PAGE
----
Basalt wants Colorado Parks and Wildlife to restore leaky Lake Christine
BASALT’S TO-DO LIST
The Basalt Town Council held a work session Tuesday night to hash out its 2020 Work Plan — projects it wants to complete or policies it wants to adopt. The goals fell into the areas of community, built environment, local economy and environment. Following are some of the highlights:
• Objective: Advance and support development that fosters social and economic vitality in Basalt’s core.
Tasks — Initiate discussions with stakeholders in Basalt Center Circle to advance an integrated plan for the revitalization and development of downtown.
Re-evaluate the town-owned affordable housing program and determine how to enhance it, including participation in regional housing solutions.
• Objective: Promote responsible, resilient development that anticipates climate change and other threats, and protects the safety and security of all town residents.
Tasks — Consult with government agencies and nonprofit to advance resiliency measures, including protection of water quality and water quantity for the town.
Pursue building code changes that require-ready solutions on new residential construction.
• Objective: Identify and implement projects that will reduce energy consumption.
Tasks — Work with experts to create baseline greenhouse emissions data that can be used to benchmark progress over time.
Begin implementation of energy-reducing measures for the town’s largest energy consuming facilities.
• Advance energy and communications solutions that better connect Basalt to markets and distinguish the town as an innovator that attracts knowledge and ideas-based profit and nonprofit organizations.
Tasks — Support local businesses by encouraging communications and broadband solutions that provide stable and higher-capacity telecommunications access that local enterprises need to growth and flourish.
Distinguish Basalt as a leader in the adoption of energy, transport and communications solutions, in part by working with organizations such as Holy Cross Energy and Rocky Mountain Institute.
Basalt officials want Colorado Parks and Wildlife to restore Lake Christine to its former grandeur as a legitimate outdoor recreation area.
The restoration of the lake and possible development of trails in the surrounding state lands emerged as one of several goals Tuesday night when the council established its 2020 Work Plan (see factbox inside).
“The council really pushed that (Tuesday) night,” Town Manager Ryan Mahoney said. “We’ve got a great opportunity.”
Lake Christine has been besieged with problems for nearly 20 years. A culvert that releases water from the lake got clogged with debris in 2000. Water overtopped the dam, damaged the structure and triggered a mudslide onto Two Rivers Road directly downhill from the lake.
From 2000 to 2007, the lake was more of a wetland. Colorado Parks and Wildlife hedged on spending the money to fix the dam but eventually undertook a $1.8 million project. The dam was shored up, a new spillway was built, the lakebed was dredged and the surface area was expanded by about an acre.
CPW showcased the restoration with a grand opening in June 2008. The lake has always been popular with anglers because it was regularly stocked with rainbow trout. It is one of the few catch-and-keep waterways in the area.
The restoration work spurred more tender loving care for Lake Christine. CPW installed interpretative signs. An Eagle Scout created a walking path and constructed a fishing pier for his Eagle project. The Roaring Fork Conservancy used the lake as an outdoor classroom for students.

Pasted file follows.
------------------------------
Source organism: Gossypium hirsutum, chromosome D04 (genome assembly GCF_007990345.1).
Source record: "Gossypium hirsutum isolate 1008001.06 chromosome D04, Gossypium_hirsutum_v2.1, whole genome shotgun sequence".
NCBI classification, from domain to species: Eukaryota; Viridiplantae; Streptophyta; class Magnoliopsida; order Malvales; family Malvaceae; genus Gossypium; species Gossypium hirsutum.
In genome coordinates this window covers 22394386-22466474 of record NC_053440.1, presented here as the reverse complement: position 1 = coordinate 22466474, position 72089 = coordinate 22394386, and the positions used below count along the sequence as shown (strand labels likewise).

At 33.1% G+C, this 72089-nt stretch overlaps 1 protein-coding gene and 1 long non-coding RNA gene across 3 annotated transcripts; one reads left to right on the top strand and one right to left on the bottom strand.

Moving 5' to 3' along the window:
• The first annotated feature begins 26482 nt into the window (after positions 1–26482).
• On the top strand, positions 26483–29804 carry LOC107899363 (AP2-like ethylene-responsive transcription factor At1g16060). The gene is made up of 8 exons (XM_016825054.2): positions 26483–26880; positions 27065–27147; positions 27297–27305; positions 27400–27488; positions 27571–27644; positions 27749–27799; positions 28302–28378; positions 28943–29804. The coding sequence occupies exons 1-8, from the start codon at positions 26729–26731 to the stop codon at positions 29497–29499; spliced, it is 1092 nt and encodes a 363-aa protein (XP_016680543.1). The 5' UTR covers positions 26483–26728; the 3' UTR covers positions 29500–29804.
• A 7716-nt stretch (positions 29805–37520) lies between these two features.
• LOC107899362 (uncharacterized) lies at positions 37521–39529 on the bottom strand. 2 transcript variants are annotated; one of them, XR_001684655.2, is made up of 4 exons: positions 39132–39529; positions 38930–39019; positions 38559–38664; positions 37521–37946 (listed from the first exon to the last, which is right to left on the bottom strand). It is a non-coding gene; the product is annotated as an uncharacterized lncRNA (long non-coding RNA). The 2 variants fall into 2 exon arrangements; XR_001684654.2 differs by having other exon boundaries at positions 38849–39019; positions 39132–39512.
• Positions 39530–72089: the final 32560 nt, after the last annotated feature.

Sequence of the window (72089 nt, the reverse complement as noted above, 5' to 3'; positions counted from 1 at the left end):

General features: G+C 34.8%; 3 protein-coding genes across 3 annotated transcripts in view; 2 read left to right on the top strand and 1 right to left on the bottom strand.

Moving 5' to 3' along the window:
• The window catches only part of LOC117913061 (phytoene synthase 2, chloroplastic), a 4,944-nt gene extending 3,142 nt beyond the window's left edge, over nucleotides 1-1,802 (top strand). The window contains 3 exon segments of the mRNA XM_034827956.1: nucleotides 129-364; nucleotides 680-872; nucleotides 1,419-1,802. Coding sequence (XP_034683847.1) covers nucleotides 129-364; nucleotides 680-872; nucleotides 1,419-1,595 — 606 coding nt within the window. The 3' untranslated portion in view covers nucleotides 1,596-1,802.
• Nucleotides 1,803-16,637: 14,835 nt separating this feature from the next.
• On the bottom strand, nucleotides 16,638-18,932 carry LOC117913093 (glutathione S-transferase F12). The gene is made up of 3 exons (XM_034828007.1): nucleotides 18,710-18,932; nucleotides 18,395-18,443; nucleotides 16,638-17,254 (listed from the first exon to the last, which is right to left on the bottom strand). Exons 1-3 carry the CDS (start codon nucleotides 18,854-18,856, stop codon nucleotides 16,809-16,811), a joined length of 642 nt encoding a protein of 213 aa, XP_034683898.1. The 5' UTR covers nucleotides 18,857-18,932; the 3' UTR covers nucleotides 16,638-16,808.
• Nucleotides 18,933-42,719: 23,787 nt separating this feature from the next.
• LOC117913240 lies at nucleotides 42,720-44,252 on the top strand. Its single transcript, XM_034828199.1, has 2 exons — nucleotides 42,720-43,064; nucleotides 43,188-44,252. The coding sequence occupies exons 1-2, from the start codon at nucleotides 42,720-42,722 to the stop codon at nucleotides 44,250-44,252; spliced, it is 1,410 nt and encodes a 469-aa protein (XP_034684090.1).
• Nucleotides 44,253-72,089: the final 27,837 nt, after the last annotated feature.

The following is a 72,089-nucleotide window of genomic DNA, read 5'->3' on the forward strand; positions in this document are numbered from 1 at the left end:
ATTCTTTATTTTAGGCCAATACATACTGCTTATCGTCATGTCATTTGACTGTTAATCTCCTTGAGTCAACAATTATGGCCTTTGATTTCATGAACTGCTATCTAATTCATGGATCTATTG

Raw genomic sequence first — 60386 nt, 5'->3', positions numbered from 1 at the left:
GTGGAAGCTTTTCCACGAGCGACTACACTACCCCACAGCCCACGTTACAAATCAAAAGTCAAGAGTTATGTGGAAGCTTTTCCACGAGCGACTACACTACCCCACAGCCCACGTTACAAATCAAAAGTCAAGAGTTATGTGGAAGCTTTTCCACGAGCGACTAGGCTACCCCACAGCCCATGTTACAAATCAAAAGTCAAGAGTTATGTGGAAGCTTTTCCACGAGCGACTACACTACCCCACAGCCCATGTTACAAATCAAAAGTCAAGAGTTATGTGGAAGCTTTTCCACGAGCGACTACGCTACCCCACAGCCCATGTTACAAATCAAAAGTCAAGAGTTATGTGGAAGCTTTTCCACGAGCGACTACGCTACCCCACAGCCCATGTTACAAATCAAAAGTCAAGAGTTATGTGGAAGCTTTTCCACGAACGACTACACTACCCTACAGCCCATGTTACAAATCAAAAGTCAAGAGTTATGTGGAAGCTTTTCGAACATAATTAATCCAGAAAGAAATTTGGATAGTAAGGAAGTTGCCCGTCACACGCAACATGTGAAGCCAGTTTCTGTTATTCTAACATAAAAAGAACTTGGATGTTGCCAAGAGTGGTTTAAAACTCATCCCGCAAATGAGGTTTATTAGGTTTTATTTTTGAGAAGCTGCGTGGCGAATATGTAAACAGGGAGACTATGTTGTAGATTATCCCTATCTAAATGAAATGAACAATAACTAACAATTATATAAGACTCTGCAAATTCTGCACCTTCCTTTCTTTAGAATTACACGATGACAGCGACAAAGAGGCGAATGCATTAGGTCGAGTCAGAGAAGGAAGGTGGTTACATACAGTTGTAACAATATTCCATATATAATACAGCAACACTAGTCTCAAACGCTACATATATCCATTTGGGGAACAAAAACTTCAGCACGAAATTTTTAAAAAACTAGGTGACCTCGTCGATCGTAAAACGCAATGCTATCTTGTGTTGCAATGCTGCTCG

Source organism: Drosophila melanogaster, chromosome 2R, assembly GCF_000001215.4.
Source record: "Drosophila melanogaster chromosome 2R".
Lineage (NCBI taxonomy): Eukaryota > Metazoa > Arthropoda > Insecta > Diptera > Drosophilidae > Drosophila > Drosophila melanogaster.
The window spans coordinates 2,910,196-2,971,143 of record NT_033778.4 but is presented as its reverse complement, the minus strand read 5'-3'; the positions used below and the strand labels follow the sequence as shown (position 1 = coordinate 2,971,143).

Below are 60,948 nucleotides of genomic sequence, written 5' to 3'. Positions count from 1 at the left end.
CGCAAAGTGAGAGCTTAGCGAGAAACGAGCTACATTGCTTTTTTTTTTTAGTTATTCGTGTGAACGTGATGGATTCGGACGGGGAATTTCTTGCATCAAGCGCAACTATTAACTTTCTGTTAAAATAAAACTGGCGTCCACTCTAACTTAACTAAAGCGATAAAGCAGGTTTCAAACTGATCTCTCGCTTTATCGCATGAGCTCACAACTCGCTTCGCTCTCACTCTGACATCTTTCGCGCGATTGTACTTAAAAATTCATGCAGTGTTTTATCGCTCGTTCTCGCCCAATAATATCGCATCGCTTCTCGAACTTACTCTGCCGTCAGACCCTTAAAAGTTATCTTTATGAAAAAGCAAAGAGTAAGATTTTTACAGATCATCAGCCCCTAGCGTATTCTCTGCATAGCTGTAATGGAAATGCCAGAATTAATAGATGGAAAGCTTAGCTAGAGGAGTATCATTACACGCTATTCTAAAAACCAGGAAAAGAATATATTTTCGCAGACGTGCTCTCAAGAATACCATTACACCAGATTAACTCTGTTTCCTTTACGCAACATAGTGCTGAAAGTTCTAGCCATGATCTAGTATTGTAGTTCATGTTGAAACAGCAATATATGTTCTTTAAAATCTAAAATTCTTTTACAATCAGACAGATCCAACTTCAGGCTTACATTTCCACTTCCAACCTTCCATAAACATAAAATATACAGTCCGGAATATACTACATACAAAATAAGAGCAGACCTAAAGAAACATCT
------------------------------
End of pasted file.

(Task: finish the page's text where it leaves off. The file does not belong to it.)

The lake is about half a mile west of downtown Basalt, on the road that leads to the shooting range.
Disaster struck again in spring 2015 when mud and debris spilled onto Two Rivers Road from the saturated hillside between the road and lake. The Colorado Division of Water Resources determined the dam wasn’t leaking but water percolating through the ground when the lake reaches a certain water level affected springs in the area. It determined that the water level needed to be lowered to prevent a potential landslide. The lake has remained at a low level since.
CPW weighed “sealing up” the reservoir with an impermeable layer to prevent water from escaping, but it hasn’t taken any action.
CPW officials have been determined over the years to spend funds to keep the shooting range operating. Their enthusiasm hasn’t spilled over to the adjacent Lake Christine. In addition, CPW announced in July that it was starting a process to evaluate if additional state parks should be established.
Mahoney said Basalt officials want CPW to tap the full potential of one of its existing properties. He said town officials realize it will require a financial commitment from CPW to restore the lake. The town’s position is the agency already has spent a significant amount on Lake Christine. It might as well spend an additional amount to do the job right, Mahoney said.
Another project on the town’s 2020 Work Plan is to work with CPW and other state agencies to complete soil, groundwater and surface water testing to determine levels of lead and other pollutants from the shooting range.
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A report released this month by the Center for Colorado River Studies says that in order to sustainably manage the river in the face of climate change, officials need alternative management paradigms and a different way of thinking compared with the status quo. Estimates about how much water the Upper Colorado River Basin states will use in the future are a problem that needs rethinking, according to the white paper.